## Mapping to String Theory

We might think of each point charge path as a never-ending string, but I don’t know if that has any mapping to string theory. Since I’m touring geometries lately, let’s take a quick look.

In physics, string theory is a theoretical framework in which the point-like particles of particle physics are replaced by one-dimensional objects called strings. String theory describes how these strings propagate through space and interact with each other. On distance scales larger than the string scale, a string looks just like an ordinary particle, with its mass, charge, and other properties determined by the vibrational state of the string.

Wikipedia

Well, that definition shows there is no direct mapping from NPQG to string theory. However, it is possible that the geometry of string theory may be adaptable. Here are some ideas for a transformation.

Is it possible to simplify string theory with knowledge of the point charge universe? I found this MIT website with some great history about string theory history and players. http://web.mit.edu/demoscience/StringTheory/index.html

In this video Leonard Susskind talks about string theory, its founding concepts, and current state. I found it to be illuminating and exciting.

Let’s extract some of Susskind’s quotes from the transcript of the video. I’ve edited them for clarity and brevity.

How [string theory] happened was like many discoveries somewhat accidental. You discover something in a context which turns out not to be the natural context for studying it. String theory originated as a theory of protons and neutrons and mesons. These are objects about a hundred thousand times smaller than an atom yet enormous by physicists standards. You can pull on them and they stretch out. The mathematics and the constructions describing protons and neutrons did a pretty good job of that incidentally.

Nature repeats itself and on scales a billion billion times smaller and faster that same mathematics seems capable of describing physics at the Planck scale. It seems capable perhaps of describing the physics of quantum gravity. These strings have an oscillation nature to them and it’s almost like a rubber band. If the rubber band didn’t have friction you could imagine it vibrating forever. They are very thin and small and very strong.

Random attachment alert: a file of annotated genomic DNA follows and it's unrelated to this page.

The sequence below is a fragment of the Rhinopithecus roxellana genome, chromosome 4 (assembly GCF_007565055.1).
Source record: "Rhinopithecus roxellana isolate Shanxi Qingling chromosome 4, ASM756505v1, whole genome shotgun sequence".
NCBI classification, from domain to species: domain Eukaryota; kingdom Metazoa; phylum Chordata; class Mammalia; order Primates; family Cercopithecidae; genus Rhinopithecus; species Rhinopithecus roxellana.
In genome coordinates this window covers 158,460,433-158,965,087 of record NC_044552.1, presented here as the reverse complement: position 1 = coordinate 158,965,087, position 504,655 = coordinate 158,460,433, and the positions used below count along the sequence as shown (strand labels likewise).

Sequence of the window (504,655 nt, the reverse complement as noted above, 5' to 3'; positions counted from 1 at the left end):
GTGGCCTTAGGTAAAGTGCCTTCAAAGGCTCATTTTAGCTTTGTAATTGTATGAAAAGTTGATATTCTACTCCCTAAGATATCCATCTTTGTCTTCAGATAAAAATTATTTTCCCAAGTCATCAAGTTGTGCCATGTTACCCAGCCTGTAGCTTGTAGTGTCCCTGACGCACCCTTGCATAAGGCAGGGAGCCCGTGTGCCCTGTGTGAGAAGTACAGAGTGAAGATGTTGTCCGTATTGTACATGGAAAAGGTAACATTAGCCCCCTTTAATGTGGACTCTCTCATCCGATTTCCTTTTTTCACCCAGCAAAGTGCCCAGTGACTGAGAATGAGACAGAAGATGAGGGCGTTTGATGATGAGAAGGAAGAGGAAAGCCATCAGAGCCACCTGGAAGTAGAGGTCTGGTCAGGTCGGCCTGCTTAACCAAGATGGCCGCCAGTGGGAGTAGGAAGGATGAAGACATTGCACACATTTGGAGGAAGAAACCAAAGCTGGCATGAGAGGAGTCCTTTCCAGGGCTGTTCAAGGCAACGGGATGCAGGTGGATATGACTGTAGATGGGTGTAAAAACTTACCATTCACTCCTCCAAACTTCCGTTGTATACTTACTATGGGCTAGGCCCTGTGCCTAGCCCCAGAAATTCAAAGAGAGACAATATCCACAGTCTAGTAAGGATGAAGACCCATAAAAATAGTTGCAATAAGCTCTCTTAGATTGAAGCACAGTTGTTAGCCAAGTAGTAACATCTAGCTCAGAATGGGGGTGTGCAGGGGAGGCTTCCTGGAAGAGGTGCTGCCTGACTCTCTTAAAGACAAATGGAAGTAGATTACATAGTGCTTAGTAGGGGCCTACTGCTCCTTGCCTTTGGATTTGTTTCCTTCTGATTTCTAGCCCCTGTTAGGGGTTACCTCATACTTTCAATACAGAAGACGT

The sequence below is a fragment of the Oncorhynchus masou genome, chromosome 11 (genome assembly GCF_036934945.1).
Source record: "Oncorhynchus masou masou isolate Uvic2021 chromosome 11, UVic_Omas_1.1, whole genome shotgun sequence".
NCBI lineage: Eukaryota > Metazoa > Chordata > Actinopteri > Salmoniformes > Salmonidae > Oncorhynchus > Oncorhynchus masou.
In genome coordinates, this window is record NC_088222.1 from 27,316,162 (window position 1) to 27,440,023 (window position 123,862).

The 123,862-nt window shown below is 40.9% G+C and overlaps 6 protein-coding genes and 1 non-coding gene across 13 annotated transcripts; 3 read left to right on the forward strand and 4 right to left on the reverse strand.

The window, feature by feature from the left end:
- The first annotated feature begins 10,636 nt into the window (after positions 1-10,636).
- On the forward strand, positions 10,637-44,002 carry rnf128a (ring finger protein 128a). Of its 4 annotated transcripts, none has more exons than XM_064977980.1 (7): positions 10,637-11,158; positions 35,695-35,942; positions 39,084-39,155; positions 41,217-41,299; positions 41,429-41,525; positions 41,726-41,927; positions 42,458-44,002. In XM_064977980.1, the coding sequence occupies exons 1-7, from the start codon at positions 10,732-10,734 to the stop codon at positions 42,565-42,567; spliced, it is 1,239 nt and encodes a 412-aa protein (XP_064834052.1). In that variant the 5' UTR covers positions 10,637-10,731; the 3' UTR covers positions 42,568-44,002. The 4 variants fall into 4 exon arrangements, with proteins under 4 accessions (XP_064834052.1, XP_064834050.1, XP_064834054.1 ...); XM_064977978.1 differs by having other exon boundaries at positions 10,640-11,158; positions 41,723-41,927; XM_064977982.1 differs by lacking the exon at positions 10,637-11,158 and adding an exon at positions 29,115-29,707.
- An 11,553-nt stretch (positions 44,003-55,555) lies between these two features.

Out of the vibrations of these strings all of the particles and forces that we know can be derived. At the present time string theory is a mathematical structure which looks more like the universe of elementary particles than any other theory which contains gravity. String theory has the property that it automatically contains gravity. However, string theory has never been put together in a form which is so close to natural reality that we’re certain that it’s correct.

String theory has a huge number of ways to choose the one solution so it has been exceedingly difficult to find that one solution. Where we have not made a lot of progress is unifying string theory with cosmology. My own feeling is that we are really missing some very big pieces. String theory is not the end of the story.

Leonard Susskind

How do the ideas of NPQG map onto string theory and vice versa?

• Both theories are based at the Planck scale.
• String theory has different vibrating strings making each standard matter particle.
• In NPQG standard model particles are assemblies of point charges.
• Perhaps there may be a way to map point charge orbitals to string theory vibrations.
• Does string theory envision spacetime or Higgs as string based? If not, it should.
• String theory math may be mappable to NPQG, but I don’t know if string theory would be the best long term to describe nature. Perhaps there is something simpler.
• I don’t know what to make of the idea of extra dimensions in string theory. Perhaps they are related to the emergence of various composite particles/strings in which case they are not fundamental dimensions.

The LEGO set for the universe is an unbounded Euclidean void in time and space and energy carrying point charges.

J Mark Morris : San Diego : California